Tuesday, March 31, 2009

Conficker Virus may cause more problems starting tomorrow

The Conficker Virus hits another important date tomorrow when it will start phoning home by connecting to randomly generated domains (approximately 50k of them) to get instructions on what to do next. Luckily within the last few days researchers have been able to come up with a fingerprint for detecting infected hosts which has been very difficult up until now.

The great people over at insecure.org have updated the popular NMAP tool (Version 4.85Beta5) with the ability to scan for infected hosts. I would certianly have this on hand for tomorrow if this becomes bigger than what has been predicted.

Friday, March 27, 2009

Route Servers and Looking Glasses

One of my favorite Internet troubleshooting website's is http://traceroute.org. It hosts a collection of links to BGP Looking Glasses and Route Servers all over the Internet. This is extremely useful when trying to track down why people in various parts of the Internet cannot reach your public IP space by being able to make sure that the routes that you are advertising are propagated properly and that someone else is not stepping on your routes.

For example, I was troubleshooting a problem where users in my network were not able to get out to the Internet. After checking our firewalls and routers I found that the traffic was indeed leaving the network out to the Internet but I wasn't getting any return traffic. I saw that I was advertising the return routes out to the Internet, but by logging into a Route Server I found that there was a more specific route that was being advertised by AT&T (who was not our carrier) than what I was advertising to the Internet. Because of this I was able to start advertising more specific ranges than what AT&T was sending to work around the problem until I tracked someone down at AT&T.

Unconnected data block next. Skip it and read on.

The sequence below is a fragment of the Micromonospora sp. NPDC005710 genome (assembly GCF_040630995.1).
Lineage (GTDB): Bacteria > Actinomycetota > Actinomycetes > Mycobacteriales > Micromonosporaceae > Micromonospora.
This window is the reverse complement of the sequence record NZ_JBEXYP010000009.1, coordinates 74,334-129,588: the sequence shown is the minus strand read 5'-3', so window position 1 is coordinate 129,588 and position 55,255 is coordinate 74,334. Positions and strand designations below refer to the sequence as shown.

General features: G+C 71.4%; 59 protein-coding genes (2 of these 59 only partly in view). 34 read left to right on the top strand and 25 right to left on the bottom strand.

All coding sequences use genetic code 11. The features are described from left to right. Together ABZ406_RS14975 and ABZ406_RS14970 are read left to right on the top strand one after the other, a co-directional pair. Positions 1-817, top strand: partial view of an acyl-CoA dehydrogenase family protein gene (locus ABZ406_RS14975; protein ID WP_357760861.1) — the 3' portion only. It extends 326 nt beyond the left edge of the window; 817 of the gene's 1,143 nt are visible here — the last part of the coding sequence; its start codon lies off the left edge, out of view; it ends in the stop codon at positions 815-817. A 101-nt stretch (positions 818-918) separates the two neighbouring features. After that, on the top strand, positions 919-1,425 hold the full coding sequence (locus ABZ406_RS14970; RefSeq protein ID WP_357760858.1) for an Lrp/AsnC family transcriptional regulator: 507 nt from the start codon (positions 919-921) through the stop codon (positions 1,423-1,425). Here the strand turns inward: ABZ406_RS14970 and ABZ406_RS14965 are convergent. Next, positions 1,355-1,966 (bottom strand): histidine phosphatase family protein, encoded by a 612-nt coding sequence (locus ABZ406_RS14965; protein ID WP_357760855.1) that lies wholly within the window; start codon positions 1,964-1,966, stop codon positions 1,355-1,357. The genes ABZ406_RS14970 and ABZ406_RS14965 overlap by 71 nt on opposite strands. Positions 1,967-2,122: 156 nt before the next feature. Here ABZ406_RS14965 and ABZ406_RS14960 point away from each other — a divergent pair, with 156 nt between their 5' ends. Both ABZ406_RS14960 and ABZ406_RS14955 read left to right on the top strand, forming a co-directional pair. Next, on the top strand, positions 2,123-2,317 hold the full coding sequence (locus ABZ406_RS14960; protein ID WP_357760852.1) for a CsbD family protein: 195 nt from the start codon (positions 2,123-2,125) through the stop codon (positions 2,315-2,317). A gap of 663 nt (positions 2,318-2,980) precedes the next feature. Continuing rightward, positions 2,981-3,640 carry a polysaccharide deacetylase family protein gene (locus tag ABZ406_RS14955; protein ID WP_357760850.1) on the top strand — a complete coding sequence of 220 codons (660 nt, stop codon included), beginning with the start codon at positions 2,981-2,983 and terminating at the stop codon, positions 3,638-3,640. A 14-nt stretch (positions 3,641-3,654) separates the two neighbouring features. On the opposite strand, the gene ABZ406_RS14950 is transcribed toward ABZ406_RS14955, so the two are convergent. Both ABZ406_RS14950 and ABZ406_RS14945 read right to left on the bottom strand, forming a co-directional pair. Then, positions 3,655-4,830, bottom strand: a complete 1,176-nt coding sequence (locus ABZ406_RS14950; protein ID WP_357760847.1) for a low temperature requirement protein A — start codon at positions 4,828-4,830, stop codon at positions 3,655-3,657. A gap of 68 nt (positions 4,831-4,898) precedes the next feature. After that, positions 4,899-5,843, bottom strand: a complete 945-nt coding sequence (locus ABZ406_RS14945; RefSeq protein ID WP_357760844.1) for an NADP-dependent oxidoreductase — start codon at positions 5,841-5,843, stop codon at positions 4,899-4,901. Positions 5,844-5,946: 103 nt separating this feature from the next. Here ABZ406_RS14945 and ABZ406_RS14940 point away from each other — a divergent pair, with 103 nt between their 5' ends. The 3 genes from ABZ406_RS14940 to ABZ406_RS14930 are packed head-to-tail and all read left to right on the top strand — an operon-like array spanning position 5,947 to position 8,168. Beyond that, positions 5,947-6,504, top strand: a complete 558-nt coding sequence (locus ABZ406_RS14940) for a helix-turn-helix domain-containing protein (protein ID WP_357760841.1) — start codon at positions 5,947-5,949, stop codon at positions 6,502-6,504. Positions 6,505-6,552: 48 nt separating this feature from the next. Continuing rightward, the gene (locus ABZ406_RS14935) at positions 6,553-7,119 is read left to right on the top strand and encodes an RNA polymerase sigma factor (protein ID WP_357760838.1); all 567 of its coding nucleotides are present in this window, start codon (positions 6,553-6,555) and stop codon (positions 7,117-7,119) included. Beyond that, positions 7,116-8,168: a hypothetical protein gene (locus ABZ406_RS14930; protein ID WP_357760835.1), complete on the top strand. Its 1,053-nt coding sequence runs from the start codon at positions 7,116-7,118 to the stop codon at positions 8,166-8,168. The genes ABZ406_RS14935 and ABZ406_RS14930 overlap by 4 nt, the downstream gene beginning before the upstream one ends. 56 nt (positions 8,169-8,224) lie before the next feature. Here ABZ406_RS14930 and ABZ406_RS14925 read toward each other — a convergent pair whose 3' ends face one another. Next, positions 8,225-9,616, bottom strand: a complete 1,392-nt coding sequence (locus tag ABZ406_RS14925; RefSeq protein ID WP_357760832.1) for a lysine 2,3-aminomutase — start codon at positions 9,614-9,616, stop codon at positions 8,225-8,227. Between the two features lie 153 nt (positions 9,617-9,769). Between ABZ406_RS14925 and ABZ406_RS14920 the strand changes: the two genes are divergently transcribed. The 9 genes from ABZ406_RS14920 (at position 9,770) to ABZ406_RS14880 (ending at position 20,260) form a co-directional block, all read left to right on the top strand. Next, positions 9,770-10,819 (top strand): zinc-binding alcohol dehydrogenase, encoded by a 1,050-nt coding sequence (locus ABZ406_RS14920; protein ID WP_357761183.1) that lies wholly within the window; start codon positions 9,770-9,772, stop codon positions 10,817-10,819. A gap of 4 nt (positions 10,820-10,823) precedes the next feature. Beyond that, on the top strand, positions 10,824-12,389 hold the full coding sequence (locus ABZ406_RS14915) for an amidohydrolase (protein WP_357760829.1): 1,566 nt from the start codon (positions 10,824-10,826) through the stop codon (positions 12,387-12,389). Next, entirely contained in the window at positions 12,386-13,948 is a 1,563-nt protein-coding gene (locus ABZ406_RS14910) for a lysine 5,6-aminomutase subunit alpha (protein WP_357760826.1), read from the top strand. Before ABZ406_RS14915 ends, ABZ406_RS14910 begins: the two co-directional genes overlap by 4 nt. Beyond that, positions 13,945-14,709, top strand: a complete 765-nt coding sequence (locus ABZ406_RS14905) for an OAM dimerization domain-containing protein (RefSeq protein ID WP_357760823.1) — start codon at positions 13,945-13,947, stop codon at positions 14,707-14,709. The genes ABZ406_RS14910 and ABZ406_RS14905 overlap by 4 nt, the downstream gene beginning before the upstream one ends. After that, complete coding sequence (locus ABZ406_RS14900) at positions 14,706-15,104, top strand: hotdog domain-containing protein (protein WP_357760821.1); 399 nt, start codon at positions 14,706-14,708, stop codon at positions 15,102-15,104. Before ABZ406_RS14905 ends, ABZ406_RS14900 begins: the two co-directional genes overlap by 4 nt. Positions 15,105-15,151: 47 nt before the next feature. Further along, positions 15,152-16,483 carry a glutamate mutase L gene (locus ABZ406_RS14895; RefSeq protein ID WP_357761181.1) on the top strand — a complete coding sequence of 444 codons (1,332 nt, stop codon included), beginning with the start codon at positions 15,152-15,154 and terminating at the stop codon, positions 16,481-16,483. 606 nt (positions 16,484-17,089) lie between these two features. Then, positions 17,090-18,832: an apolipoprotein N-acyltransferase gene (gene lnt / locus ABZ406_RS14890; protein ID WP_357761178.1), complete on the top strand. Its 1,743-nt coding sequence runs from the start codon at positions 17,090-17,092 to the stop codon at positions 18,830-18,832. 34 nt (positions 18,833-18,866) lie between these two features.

Once I got a hold of someone we found that someone was turning up a new AT&T customer who had a very similar address range as my IP space and had fat fingered the IP address when they put in the route. This in turn started advertising my space more specifically than mine which sent all of my return traffic to AT&T. Had I not been able to look at how the "Internet" was routing my IP space I would have never been able to find this problem.

Most of the providers even have the ability to ping and traceroute from various points around the world as well which is sometimes helpful as well.

Sunday, March 22, 2009

My Workstation

Thanks to a new monitor arm setup and a cheap video card from a friend of mine (Thanks Jeremy), I am able to use all three monitors on one PC. I have a Samsung 24" Widescreen as my primary monitor with two Samsung 19" Widescreen monitors on top. Using Winsplit Revolution I can have 8 terminal windows up with no problem (or a couple of basketball games with March Madness). With such a sweet setup, I'm not sure how I'm going to be able to go back into the office and use my single 24" monitor...

Saturday, March 21, 2009

Now it's "No business case for IPv6"

As a follow up from a previous entry on IPv6 adoption as well as on Bogon addresses, Slashdot featured an article from Network World titled "No business case for IPv6, survey finds" which outlines reasons why companies are not adopting IPv6. In the article, one responder mentioned that they would increase the amount of Network Address Translation (NAT) if they can't get allocations of IP space. While this certainly will cause some problems, it is going to be required one way or another (V4 to V6 or V6 to V4 NAT). It also mentions that experts estimate that IPv4 addresses will all be allocated by 2012 which doesn't give us a lot of time to make a move towards something. Personally I think that the IPv4 address exhaustion problem is just as big or bigger than the Y2K problem we just had less than a decade ago. Modifying software for dates while certainly not a minor task will look like childs play when you look at litterally having to redo all of the networkable applications and your network infrastructure to take advantage of IPv6. Not to mention that the number of IPv6 experts out there is miniscule compared to the people who support IPv4.